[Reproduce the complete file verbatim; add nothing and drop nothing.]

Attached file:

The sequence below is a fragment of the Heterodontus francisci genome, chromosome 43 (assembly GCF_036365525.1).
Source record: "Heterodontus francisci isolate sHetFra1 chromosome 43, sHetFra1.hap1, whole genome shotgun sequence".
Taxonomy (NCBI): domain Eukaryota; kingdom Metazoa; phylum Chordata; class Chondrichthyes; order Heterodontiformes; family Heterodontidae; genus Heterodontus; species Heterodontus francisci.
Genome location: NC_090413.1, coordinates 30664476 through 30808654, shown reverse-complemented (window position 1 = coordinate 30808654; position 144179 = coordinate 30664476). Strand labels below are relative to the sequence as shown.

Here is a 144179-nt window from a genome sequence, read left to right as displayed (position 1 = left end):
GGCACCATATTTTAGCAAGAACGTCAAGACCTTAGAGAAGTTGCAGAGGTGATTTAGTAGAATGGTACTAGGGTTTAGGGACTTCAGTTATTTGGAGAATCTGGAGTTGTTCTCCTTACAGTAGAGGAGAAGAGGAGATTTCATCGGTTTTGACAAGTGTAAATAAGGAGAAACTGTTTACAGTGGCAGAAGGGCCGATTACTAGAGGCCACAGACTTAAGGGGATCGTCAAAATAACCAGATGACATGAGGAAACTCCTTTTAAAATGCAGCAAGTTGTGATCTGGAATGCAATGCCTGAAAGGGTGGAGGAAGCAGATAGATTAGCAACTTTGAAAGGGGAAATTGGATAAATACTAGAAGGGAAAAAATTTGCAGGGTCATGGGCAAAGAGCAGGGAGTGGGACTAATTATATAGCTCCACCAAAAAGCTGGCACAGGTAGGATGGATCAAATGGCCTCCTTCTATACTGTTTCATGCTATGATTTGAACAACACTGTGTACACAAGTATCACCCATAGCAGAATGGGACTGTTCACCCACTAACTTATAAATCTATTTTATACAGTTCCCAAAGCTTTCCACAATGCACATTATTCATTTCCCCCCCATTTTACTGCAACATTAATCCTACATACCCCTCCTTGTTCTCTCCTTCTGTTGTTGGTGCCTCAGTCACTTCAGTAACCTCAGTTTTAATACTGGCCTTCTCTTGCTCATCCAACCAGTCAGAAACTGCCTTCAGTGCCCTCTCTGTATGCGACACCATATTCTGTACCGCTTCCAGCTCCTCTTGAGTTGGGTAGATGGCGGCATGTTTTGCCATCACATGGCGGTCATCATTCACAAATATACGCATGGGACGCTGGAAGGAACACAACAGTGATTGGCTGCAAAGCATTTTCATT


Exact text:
The sequence below is a fragment of the Heterodontus francisci genome, chromosome 43 (assembly GCF_036365525.1).
Source record: "Heterodontus francisci isolate sHetFra1 chromosome 43, sHetFra1.hap1, whole genome shotgun sequence".
Taxonomy (NCBI): domain Eukaryota; kingdom Metazoa; phylum Chordata; class Chondrichthyes; order Heterodontiformes; family Heterodontidae; genus Heterodontus; species Heterodontus francisci.
Genome location: NC_090413.1, coordinates 30664476 through 30808654, shown reverse-complemented (window position 1 = coordinate 30808654; position 144179 = coordinate 30664476). Strand labels below are relative to the sequence as shown.

Here is a 144179-nt window from a genome sequence, read left to right as displayed (position 1 = left end):
GGCACCATATTTTAGCAAGAACGTCAAGACCTTAGAGAAGTTGCAGAGGTGATTTAGTAGAATGGTACTAGGGTTTAGGGACTTCAGTTATTTGGAGAATCTGGAGTTGTTCTCCTTACAGTAGAGGAGAAGAGGAGATTTCATCGGTTTTGACAAGTGTAAATAAGGAGAAACTGTTTACAGTGGCAGAAGGGCCGATTACTAGAGGCCACAGACTTAAGGGGATCGTCAAAATAACCAGATGACATGAGGAAACTCCTTTTAAAATGCAGCAAGTTGTGATCTGGAATGCAATGCCTGAAAGGGTGGAGGAAGCAGATAGATTAGCAACTTTGAAAGGGGAAATTGGATAAATACTAGAAGGGAAAAAATTTGCAGGGTCATGGGCAAAGAGCAGGGAGTGGGACTAATTATATAGCTCCACCAAAAAGCTGGCACAGGTAGGATGGATCAAATGGCCTCCTTCTATACTGTTTCATGCTATGATTTGAACAACACTGTGTACACAAGTATCACCCATAGCAGAATGGGACTGTTCACCCACTAACTTATAAATCTATTTTATACAGTTCCCAAAGCTTTCCACAATGCACATTATTCATTTCCCCCCCATTTTACTGCAACATTAATCCTACATACCCCTCCTTGTTCTCTCCTTCTGTTGTTGGTGCCTCAGTCACTTCAGTAACCTCAGTTTTAATACTGGCCTTCTCTTGCTCATCCAACCAGTCAGAAACTGCCTTCAGTGCCCTCTCTGTATGCGACACCATATTCTGTACCGCTTCCAGCTCCTCTTGAGTTGGGTAGATGGCGGCATGTTTTGCCATCACATGGCGGTCATCATTCACAAATATACGCATGGGACGCTGGAAGGAACACAACAGTGATTGGCTGCAAAGCATTTTCATT